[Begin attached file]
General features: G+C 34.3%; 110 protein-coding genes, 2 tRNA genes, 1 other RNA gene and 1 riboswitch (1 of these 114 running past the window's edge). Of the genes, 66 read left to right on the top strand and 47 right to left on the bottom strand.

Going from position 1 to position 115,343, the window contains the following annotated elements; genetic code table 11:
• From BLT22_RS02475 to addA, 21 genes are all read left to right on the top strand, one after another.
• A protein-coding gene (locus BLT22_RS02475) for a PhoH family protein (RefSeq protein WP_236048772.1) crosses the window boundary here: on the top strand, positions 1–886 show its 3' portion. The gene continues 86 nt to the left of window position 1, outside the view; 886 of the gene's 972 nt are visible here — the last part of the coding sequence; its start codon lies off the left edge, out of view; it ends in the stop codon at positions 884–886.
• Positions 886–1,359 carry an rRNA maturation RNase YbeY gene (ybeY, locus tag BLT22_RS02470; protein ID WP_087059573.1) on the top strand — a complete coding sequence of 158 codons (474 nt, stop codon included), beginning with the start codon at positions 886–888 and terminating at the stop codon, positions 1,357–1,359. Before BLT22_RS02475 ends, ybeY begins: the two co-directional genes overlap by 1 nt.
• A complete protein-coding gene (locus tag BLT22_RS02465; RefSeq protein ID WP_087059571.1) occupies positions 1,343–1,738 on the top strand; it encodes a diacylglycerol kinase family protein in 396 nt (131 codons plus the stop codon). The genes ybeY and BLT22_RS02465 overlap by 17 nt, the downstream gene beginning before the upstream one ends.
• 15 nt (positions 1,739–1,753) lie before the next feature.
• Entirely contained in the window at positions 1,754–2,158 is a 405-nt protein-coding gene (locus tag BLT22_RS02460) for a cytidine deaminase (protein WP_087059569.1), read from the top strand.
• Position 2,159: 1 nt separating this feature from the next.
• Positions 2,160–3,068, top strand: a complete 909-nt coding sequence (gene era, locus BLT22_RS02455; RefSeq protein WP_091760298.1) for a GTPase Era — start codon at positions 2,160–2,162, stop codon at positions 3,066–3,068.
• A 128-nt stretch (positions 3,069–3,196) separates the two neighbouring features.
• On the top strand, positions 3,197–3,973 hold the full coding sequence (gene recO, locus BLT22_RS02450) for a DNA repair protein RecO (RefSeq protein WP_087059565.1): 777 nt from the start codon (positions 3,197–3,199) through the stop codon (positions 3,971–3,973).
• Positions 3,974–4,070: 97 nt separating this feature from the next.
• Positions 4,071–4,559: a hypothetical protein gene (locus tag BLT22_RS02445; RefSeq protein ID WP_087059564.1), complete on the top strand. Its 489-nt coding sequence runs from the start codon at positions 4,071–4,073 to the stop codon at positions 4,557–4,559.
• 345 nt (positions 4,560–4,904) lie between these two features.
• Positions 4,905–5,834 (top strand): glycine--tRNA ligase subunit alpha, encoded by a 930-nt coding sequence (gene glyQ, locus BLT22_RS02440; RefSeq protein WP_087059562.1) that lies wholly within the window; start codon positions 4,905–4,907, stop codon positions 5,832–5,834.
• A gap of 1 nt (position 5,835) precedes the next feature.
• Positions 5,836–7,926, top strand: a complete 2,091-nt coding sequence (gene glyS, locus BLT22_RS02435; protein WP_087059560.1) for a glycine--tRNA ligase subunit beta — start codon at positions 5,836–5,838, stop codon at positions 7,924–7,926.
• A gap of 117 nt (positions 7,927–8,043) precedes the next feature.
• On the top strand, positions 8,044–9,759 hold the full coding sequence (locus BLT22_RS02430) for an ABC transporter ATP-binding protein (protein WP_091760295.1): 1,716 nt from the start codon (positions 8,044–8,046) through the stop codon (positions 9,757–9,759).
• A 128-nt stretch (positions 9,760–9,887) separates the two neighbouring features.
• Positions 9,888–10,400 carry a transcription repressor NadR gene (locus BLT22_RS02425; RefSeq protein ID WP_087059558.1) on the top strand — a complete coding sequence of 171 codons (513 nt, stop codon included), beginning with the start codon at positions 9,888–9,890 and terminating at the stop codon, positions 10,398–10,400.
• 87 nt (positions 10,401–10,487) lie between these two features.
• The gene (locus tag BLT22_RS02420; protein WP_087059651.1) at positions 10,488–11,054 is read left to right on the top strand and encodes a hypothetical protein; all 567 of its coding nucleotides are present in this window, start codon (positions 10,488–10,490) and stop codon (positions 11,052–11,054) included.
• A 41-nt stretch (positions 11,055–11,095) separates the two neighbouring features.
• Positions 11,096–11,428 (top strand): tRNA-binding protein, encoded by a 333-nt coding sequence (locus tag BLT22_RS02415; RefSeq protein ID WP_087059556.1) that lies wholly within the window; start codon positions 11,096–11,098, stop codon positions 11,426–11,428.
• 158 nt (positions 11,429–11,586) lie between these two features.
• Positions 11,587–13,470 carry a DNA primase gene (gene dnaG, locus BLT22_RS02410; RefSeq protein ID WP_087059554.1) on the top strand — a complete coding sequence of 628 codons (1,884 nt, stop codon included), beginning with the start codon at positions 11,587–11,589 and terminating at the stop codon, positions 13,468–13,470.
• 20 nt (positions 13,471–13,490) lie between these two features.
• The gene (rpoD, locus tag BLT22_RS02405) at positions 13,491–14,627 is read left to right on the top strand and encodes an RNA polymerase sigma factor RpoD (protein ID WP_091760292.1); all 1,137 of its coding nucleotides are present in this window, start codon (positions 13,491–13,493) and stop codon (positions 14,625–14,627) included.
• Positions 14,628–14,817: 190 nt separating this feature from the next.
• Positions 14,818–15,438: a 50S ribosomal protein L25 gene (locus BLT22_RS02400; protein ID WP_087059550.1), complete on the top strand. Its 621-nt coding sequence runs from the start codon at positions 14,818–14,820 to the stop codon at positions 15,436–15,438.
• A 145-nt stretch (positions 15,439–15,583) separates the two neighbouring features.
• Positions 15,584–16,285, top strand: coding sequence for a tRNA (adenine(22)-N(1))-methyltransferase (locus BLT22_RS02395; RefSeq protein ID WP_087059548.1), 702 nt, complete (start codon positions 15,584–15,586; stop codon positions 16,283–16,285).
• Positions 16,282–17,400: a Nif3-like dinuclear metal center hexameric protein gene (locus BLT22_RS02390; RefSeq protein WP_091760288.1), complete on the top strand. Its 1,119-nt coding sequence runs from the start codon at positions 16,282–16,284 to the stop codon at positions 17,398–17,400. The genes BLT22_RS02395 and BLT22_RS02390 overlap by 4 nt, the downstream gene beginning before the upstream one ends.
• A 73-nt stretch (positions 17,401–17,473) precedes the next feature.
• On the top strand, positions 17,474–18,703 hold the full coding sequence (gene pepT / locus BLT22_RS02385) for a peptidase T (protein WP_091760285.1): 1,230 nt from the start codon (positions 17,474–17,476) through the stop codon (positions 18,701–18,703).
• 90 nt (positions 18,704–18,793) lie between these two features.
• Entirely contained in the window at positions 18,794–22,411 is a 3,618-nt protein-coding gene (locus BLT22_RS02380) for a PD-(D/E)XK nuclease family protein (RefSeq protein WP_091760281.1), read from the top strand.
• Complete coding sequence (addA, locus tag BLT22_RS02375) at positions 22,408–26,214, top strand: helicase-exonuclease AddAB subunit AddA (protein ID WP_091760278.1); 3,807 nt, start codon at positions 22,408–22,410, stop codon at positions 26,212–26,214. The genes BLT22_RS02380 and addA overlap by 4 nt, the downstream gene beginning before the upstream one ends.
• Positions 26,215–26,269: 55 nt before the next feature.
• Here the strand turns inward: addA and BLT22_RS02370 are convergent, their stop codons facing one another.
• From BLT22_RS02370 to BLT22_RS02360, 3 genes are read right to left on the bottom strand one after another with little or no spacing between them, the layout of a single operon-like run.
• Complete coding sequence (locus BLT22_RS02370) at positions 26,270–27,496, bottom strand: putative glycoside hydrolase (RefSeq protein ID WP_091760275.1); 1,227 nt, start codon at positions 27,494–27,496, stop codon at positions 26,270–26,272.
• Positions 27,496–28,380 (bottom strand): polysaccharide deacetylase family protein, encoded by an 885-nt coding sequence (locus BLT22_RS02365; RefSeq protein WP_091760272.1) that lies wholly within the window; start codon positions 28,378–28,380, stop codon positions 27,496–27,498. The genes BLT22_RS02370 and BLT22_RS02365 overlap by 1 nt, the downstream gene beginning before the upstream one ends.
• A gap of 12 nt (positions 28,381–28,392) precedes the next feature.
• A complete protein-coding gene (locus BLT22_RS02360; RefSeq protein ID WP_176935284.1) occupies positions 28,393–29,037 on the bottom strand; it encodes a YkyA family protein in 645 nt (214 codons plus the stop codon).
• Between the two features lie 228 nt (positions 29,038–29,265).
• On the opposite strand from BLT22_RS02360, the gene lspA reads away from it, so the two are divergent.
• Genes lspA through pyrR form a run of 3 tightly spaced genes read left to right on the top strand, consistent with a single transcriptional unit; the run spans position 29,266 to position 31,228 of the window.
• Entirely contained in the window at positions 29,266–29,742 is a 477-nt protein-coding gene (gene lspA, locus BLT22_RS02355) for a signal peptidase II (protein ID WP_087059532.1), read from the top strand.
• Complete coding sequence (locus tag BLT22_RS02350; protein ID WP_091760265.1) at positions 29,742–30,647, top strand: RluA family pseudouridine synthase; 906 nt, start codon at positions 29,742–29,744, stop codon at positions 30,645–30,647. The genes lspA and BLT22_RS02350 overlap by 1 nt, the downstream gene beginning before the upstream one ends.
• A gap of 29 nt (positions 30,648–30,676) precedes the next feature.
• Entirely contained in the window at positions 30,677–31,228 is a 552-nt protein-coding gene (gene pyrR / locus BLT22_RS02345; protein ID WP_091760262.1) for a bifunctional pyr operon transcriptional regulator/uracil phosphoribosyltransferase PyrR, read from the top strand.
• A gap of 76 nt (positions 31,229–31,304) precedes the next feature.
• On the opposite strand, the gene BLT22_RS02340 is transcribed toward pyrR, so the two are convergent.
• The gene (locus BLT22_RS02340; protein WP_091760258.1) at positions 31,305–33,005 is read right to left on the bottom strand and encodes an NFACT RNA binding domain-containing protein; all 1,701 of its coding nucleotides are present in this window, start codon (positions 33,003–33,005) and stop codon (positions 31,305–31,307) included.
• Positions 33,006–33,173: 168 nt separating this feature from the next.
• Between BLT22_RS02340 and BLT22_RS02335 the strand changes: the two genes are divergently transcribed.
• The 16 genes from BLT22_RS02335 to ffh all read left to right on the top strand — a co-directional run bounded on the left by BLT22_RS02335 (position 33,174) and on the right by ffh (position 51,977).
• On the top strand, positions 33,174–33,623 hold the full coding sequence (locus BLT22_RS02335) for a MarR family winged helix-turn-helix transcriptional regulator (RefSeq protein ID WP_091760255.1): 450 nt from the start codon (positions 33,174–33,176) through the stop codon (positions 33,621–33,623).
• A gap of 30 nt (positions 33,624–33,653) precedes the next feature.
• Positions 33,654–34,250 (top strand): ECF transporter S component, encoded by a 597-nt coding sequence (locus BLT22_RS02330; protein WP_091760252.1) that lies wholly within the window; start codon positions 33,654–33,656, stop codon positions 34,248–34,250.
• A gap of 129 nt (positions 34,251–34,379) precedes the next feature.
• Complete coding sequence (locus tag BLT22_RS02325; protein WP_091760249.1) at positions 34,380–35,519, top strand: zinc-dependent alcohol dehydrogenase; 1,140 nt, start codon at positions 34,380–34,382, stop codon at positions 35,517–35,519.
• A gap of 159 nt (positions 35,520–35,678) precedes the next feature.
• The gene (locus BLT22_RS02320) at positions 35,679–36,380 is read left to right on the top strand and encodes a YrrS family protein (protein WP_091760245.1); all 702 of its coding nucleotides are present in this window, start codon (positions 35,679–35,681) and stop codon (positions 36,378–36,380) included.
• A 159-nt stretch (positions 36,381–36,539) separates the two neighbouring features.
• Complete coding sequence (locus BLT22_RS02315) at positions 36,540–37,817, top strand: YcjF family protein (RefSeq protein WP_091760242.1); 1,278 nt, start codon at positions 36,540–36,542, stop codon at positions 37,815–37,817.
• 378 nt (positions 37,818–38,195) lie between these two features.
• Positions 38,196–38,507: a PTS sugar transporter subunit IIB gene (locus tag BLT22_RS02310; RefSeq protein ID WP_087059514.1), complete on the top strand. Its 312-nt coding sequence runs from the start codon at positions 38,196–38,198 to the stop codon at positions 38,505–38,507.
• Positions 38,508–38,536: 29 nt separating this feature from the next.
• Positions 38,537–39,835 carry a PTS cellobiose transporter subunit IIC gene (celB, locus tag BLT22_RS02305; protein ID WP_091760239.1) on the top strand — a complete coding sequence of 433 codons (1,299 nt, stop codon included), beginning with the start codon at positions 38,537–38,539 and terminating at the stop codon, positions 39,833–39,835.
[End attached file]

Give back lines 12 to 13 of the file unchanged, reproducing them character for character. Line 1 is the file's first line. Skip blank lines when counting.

• On the top strand, positions 3,197–3,973 hold the full coding sequence (gene recO, locus BLT22_RS02450) for a DNA repair protein RecO (RefSeq protein WP_087059565.1): 777 nt from the start codon (positions 3,197–3,199) through the stop codon (positions 3,971–3,973).
• Positions 3,974–4,070: 97 nt separating this feature from the next.